Nine Extraordinary Compositional Features

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fig.  1 - Chopper 5 – West Coast or “Salter” version
fig. 1 - Chopper 5 – West Coast or “Salter” version
fig.  2 - Chopper 7 – From Eric Salter
fig. 2 - Chopper 7 – From Eric Salter

I begin by comparing the two live shots. Only 2 different airplane videos are confirmed to have been shown live –news helicopter shots known as “Chopper 5” and “Chopper 7”. Neither one actually shows an airplane hitting anything. They feature a remarkable list of shared compositional characteristics:

  • Very brief (<1.5 seconds) appearance and disappearance of plane
  • High contrast between sky and tower edge
  • Plane path is across sky only
  • Plane disappears across straight vertical edge
  • All surfaces requiring airplane shadows are hidden
  • Actual impact wall is hidden
  • Camera is gyroscopically stabilized
  • Helicopter is as motionless as possible, drifting very slowly to the left
  • No panning, tilting, zooming or focusing while airplane is on screen

As it turns out, these are precisely the characteristics necessary for live video compositing. [1] Absent any one of these nine, real-time compositing becomes impossible. Given all nine, real-time compositing is quite feasible.


Pulling a Key

Both live shots are from the shady side of the towers, looking into a bright sky, making for a very high contrast difference between the two. A flying airplane image can be instantly added on top of any shot, but making it appear to pass behind a building requires “pulling a key”. That is, software must be able to accurately distinguish between what is sky, and what is tower.

The simplest type of key is “luminance keying” or “luma key”, in which the software decides what is what on the basis of brightness. Given this very high contrast, and also the razor-straight edge, pulling a key is easy. With lower contrast,or an irregular edge, realistically separating the elements is impossible.

Keeping it Simple

Computer animation software can render very realistic shadows, but doing so requires an accurate model of the object casting the shadow, and also a model of whatever the shadow falls upon. The feasibility of animating shadows depends directly on the complexity of the surfaces involved. A flying airplane casts a shadow on the ground and buildings below, and if it smashed into a tower, it would cast a shadow on the wall in the process. Attempting to render accurate shadows in real-time would be a sure recipe for detection. Far easier would be to compose the shot in such a way as to not need them.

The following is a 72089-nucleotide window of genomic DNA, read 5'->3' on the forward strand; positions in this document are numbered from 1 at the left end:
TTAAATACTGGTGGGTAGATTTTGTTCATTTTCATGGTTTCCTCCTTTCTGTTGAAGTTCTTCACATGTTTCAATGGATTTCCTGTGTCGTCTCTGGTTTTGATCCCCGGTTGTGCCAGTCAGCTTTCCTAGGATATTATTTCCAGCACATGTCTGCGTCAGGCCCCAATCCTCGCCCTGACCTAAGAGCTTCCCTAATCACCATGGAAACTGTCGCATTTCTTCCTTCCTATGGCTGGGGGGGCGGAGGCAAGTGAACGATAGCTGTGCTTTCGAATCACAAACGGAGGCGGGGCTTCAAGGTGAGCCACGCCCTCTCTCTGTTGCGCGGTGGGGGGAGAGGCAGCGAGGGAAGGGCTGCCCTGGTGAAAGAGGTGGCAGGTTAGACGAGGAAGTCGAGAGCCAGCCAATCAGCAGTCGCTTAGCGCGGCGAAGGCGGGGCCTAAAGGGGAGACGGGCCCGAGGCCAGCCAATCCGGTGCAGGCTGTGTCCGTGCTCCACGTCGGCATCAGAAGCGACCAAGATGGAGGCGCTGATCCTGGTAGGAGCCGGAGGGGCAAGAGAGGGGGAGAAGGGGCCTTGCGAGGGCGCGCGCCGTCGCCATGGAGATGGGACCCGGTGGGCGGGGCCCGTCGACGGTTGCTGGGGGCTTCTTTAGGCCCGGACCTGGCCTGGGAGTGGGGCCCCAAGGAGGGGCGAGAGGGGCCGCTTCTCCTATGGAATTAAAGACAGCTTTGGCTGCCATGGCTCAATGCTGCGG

Making an airplane image disappear through a wall is done by masking. [2] A shape can simply be drawn, defining a region of transparency. As the airplane crosses into the mask, it disappears. However, the positioning and timing are critical. Misplacing the mask or the airplane image by even a few pixels, or having an explosion go too early would be a dead giveaway. Compositors would not even contemplate trying to show a plane hitting the tower wall in real-time.

How convenient it was that all of the 9/11 news helicopters, including Chopper 5 and Chopper 7, were positioned north and west of the towers. None could see the south face of the south tower, the wall United flight 175 allegedly crashed into.

Keeping it Steady

News helicopter cameras are mounted in a very sophisticated gyroscopic stabilizer system. Though the helicopter itself is full of vibrations, and cannot hold still, helicopter video is remarkably stable. Attempting to real-time composite the smooth motion of an airplane onto any sort of non-stabilized shot is a non-starter.

Isn’t it strange that neither of the two camera operators followed the motion of the incoming airplane? Inserting an airplane image into a live shot requires the live camera to hold still. Zooming, panning, tilting, or focusing during the shot would expose the composite right away, because the airplane image would not show the same camera action.Compositing onto a moving camera shot is possible, with a process called “motion tracking”, but not in real-time.Real-time motion tracking did not exist in 2001, and even today, is not reliable enough to correctly insert an airplane in this situation.

When United 175 appears on the screen, both Chopper 5 and Chopper 7 are as motionless as possible, drifting slowly to the left. As soon as the plane is gone, both camera operators tilt and pan the camera around.


I invite all to please study other helicopter footage from 9/11, or from any live news event. Note the compositional characteristics. News helicopters are moving around all the time. They zoom in and out, pan left and right, tilt up and down. They follow the action, like, for example, an incoming passenger jet.How likely is it that all 9 of the compositional characteristics required for real-time compositing occur by chance, on both live airplane shots, during the exact time the airplanes are on screen? Perhaps a rigorous study could be made to quantify the answer. For now I am content to say: Extremely unlikely.

Thus, the compositional characteristics of Chopper 5 and Chopper 7 both strongly favor the compositing hypothesis, and make the real plane hypothesis extremely unlikely.

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